Trial against George Floyd's Killer Begins in United States.

Washington: The trial against Derek Chauvin, a former police officer accused of killing African-American George Floyd on May 25, 2020, begins today in Minneapolis, Minnesota, in a process that promises to be high-profile, Prensa Latina publishes.

Chauvin is charged with second-degree homicide for Floyd’s murder, an action that was recorded by a passerby, who posted it on Facebook and immediately sparked international outrage and spurred a worldwide protest movement.

However, the Minnesota Court of Appeals ruled Friday that a lower court must reconsider whether it adds a third-degree homicide charge against Chauvin.

This, according to experts, could mean an additional delay in the conclusion of the trial, and if proven, it would lead to up to 25 years in prison, while increasing the chances that the accused will receive the sentence.

Holding bouquets of flowers and Black Lives Matter signs, hundreds of protesters marched through downtown Minneapolis on Sunday, demanding justice for Floyd and other victims of police violence.

During the two-hour event, six volunteers, some of whom were friends with Floyd, carried a white coffin covered with dozens of fresh roses, followed by a peaceful crowd, to the tunes of Bob Marley, Prince and Sam Cooke, the local newspaper The Star reviewed.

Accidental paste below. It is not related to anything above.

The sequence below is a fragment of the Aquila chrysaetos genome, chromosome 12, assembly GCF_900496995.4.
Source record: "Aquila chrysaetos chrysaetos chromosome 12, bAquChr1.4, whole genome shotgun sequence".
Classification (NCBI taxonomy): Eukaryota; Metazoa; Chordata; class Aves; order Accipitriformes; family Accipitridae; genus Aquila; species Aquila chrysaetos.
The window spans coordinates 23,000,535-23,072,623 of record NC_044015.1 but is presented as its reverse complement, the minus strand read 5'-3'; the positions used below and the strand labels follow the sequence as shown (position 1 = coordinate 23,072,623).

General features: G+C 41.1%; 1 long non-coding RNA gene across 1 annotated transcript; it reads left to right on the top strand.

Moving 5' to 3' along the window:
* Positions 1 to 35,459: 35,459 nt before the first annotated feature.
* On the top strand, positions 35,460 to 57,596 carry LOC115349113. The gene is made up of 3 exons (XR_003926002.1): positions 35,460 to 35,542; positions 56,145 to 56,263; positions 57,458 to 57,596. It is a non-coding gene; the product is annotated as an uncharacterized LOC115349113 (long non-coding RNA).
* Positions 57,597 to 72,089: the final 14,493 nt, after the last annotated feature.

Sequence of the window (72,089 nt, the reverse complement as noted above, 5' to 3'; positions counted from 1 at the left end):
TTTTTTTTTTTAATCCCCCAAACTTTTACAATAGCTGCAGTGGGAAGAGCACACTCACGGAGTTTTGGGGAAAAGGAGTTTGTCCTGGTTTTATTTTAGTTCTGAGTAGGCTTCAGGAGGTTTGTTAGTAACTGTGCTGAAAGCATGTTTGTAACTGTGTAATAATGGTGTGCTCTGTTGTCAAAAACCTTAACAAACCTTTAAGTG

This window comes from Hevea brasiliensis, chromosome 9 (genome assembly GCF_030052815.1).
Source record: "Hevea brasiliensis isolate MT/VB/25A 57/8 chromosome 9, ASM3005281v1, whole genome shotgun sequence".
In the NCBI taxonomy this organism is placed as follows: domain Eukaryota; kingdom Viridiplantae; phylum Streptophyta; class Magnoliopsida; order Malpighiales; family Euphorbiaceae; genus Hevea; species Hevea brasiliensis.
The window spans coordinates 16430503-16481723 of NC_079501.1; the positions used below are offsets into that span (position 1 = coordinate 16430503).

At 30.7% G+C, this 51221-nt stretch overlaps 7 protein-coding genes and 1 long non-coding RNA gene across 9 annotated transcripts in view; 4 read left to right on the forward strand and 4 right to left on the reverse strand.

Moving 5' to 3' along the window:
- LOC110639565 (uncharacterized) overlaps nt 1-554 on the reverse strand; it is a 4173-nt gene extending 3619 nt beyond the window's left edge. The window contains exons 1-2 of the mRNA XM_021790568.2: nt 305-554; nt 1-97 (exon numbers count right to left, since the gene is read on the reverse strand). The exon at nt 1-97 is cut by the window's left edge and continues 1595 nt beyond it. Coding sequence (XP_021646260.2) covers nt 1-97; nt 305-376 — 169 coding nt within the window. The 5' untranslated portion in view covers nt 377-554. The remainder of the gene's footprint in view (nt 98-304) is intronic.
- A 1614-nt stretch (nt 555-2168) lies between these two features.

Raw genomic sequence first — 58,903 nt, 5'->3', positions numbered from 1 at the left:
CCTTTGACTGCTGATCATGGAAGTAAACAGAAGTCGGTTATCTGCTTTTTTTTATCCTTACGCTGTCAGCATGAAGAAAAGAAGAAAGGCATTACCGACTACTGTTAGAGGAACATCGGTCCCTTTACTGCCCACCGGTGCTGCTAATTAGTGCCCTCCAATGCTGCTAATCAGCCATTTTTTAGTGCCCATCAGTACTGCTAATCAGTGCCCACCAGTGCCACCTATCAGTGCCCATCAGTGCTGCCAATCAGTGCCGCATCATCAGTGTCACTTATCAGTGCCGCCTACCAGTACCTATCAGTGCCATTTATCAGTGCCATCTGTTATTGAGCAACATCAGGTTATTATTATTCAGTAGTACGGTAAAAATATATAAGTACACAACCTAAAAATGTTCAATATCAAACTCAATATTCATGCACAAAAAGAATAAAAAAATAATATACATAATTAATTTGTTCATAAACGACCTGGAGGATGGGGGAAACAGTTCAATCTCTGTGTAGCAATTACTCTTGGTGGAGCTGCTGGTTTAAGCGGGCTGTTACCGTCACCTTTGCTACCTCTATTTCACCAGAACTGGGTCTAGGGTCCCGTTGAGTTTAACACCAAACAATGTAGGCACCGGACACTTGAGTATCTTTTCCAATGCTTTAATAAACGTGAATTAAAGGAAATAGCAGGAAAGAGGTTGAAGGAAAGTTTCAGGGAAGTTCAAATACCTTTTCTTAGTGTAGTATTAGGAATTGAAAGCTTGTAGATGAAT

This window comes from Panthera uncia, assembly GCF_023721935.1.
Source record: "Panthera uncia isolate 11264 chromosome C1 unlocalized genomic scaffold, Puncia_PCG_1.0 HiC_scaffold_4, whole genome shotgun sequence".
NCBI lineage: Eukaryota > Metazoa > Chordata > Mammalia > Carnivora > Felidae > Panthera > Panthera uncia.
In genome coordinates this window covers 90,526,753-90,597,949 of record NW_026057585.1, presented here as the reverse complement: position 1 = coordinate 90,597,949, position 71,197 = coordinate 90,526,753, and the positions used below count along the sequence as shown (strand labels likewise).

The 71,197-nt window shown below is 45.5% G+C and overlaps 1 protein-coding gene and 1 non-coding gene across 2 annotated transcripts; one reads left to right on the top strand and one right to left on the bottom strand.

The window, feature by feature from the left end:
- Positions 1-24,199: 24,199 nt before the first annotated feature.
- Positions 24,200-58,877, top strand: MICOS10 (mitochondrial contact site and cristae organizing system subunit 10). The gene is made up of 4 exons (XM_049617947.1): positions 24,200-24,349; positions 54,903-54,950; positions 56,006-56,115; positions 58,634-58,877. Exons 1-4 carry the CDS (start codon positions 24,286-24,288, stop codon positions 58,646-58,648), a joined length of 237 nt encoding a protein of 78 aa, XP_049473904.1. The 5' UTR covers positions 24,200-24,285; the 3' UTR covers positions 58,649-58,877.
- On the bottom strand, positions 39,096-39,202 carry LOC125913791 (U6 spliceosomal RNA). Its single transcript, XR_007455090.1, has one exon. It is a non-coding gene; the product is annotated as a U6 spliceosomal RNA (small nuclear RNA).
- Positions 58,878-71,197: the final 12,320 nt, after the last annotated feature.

The protesters sat in the street for a few minutes of silence, while lawyer and activist Nekima Levy Armstrong read a list of everyone killed by police in Minnesota since 1984.

On the other hand, local media emphasize that this will be the first high-profile criminal trial in a Minnesota state court that will be broadcast live on national television.

Three other former Minneapolis officers will face legal proceedings next August, also related to the death of the African American.

The selection of the jury that will act in the case of Chauvin is scheduled to begin this Monday, and the opening statements in the process will be on March 29.

Floyd’s murder had a strong impact on national and international public opinion, when the video in which Chauvin is seen kneeling on Floyd’s neck as he reiterated the phrase: ‘I can’t breathe’ went viral.

Meanwhile, local media report that Minneapolis city authorities are tightening security, and Minnesota Governor Tim Walz, a Democrat, has activated National Guard units.

The city government fears that demonstrations such as those that took place after Floyd’s death, when there were civil unrest across the country, eventually led to clashes between federal agents of Donald Trump and protesters for racial justice.

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